A movement to boycott this year’s Tuia – Encounters 250 commemorations of the 250th anniversary of Captain James Cook’s landing at Tūranganui-a-Kiwa is gaining strength, writes RNZ’s Leigh-Marama McLachlan.
More than $20 million is being spent on events and resources to mark the anniversary of Cook’s landing in Tūranganui-a-Kiwa, later named Gisborne, in 1769.
Indigenous rights advocate Tina Ngata (Ngāti Porou) said his landing was not a cause for celebration.
“Māori are still very mamae and we are still labouring under the historical and enduring rights violations as a result of the event that they are commemorating this year,” she said.
Those commemorations are called Tuia – Encounters 250. They will run from October to December this year.
Ngata is in New York raising her concerns about it with the United Nations Permanent Forum on Indigenous Issues. One of the questions posed in a Tuia education resource is ‘How would you make someone feel welcome in your home and community?’
She said the language suggested the community was welcoming and pleased with engagement with Captain Cook, when it was not.
Ngata said despite Māori engagement, the kaupapa has been white-washed, down to using the word ‘encounters’ in the title.
“When somebody lands and then shoots the first person that they see, and then the next day shoots another 15, and then wants to get a closer look at a waka so they shoot everybody in the waka so they can get a closer look at it and everybody in that waka was unarmed, they were just fisherpeople?
“You know, to call that an ‘encounter’ is egregious in the extreme and a complete purposeful minimisation.”
Just last week, a statue of Cook was moved from Tītīrangi Hill in Gisborne to the local museum after ongoing vandalism.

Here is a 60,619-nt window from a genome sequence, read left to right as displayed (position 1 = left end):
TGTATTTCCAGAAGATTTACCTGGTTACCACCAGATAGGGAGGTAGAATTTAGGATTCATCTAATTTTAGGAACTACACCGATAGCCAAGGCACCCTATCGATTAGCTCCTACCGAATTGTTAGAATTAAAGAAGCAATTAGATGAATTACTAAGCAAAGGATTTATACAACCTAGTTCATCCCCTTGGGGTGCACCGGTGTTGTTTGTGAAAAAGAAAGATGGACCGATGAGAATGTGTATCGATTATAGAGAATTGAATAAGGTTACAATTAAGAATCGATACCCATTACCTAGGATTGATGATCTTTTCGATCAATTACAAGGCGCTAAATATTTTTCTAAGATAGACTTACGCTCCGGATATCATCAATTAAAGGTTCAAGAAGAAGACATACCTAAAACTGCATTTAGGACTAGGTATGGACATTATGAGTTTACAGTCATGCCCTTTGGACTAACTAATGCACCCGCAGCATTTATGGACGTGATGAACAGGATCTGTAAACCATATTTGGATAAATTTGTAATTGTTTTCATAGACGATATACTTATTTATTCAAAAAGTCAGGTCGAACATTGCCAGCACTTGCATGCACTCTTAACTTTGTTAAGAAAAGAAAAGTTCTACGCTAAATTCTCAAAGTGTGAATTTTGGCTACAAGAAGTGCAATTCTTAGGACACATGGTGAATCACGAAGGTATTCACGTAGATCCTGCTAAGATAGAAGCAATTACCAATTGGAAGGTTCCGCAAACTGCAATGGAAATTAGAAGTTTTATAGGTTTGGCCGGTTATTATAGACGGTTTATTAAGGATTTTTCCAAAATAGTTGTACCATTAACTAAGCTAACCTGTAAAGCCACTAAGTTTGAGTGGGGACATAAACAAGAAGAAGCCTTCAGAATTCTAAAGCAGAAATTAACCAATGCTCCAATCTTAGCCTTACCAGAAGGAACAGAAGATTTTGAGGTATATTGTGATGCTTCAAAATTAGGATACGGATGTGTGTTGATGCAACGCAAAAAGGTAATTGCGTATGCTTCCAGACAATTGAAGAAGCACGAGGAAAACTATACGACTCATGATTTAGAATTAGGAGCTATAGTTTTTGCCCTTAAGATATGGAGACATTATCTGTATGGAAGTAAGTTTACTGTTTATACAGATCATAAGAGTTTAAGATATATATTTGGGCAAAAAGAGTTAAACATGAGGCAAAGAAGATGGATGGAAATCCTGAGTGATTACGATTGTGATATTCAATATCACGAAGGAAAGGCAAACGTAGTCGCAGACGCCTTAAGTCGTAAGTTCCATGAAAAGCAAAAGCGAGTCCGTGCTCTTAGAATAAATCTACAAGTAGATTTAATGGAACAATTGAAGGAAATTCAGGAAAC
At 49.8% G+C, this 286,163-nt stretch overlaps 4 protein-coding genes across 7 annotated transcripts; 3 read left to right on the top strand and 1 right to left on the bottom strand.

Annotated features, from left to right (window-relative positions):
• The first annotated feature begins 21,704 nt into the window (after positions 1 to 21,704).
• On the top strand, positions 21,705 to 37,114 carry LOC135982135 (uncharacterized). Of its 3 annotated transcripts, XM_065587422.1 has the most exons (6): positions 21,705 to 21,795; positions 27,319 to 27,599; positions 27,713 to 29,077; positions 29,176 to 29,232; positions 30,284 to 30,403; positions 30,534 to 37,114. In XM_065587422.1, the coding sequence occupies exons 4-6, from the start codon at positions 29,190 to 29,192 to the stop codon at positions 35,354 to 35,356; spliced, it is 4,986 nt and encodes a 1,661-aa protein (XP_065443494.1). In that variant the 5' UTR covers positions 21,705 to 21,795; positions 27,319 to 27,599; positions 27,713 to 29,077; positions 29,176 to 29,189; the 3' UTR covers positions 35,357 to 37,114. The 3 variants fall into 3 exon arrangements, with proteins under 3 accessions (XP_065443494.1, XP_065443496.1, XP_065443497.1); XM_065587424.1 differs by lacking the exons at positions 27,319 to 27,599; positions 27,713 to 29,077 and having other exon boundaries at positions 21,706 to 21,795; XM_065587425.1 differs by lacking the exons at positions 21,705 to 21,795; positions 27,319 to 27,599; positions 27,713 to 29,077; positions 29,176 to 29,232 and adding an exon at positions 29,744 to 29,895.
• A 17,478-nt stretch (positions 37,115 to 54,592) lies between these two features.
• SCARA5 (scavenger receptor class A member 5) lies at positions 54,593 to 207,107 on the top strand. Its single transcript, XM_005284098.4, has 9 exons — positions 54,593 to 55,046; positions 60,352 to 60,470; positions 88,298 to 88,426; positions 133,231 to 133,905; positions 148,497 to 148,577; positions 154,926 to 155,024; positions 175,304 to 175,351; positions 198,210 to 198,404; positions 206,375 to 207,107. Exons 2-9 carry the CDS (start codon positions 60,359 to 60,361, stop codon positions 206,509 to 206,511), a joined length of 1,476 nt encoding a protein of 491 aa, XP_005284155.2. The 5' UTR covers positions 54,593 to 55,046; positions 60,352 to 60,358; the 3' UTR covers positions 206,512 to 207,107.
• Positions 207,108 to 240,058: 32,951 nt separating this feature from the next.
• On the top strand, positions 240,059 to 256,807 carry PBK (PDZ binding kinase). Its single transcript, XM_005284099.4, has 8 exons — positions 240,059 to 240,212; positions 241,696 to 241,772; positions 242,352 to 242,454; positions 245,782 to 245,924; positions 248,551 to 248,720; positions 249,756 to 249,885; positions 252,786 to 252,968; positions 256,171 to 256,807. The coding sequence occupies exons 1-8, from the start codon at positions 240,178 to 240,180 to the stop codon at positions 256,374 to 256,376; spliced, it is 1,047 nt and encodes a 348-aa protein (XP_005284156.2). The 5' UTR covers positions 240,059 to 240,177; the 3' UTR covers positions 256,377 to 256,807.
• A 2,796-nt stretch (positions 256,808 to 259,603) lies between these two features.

Prominent artist Robyn Kahukiwa is building a following on an anti-Cook Facebook group she recently started. People are signing ‘Declarations of Non-Participation’ in Tuia – Encounters.
Wellington artist Suzanne Tamaki is getting 250 artists together to be part of several anti-Cook exhibitions. She said the funding should have been spent to teach compulsory New Zealand history at schools.
“For them to spend millions of dollars… to be doing this and then expecting us to embrace it – they’re dreaming,” she said. “I am not surprised that there has been this backlash against it, and a lot of Māori are speaking out against it.”
Within 100 years of Cook’s arrival, Pākehā outnumbered Māori. Today, Māori suffer some of the worst outcomes in health, education and justice.
Artist Tracey Tawhiao said there is a link between colonisation and racism, and the nation needed to acknowledge how colonisation has had a lasting impact on Māori.
She is not anti-Cook, she said, but does not support the commemorations. “It is upsetting many people because it is another example of the denial of history and who it has affected. It is basically a blatant blanket thrown over our real story.”
The government is spending $13.5 million on Tuia, and $9 million has been committed by Lotteries Grants Board funding. More money will be spent by NZ on Air too.
The Ministry of Culture and Heritage is defending the commemorations and said Tuia is also about acknowledging colonisation.
Deputy chief executive Tuia 250 Tamsin Evans said the programme is about enduring impacts of events in 1769. “Tuia 250 is supporting Māori and non-Māori to tell their stories so there is an honest account of what has happened.”
The language on the websites is diplomatic and talks about the encounters between Māori and non-Māori.
Some events will be led by iwi and hapū, who will share their account of Cook, and their own voyages. “Some of the stories will be hard for some to hear but they will be honest,” Evans said.
A key part of the event will be a flotilla of vessels sailing to different sites of significance around the country. A replica of the Endeavour will also arrive in New Zealand.
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“I hope that there is haka on the shore,” Tamaki said. “Not in a good way, like a welcoming haka – I hope it is like a ‘get away, don’t land here haka.’
“Maybe there needs to be something so people say ‘ooh, we can’t just steamroll over Māori anymore and change history to make us feel good about it,’ because that’s not true.”
This story first appeared on RNZ
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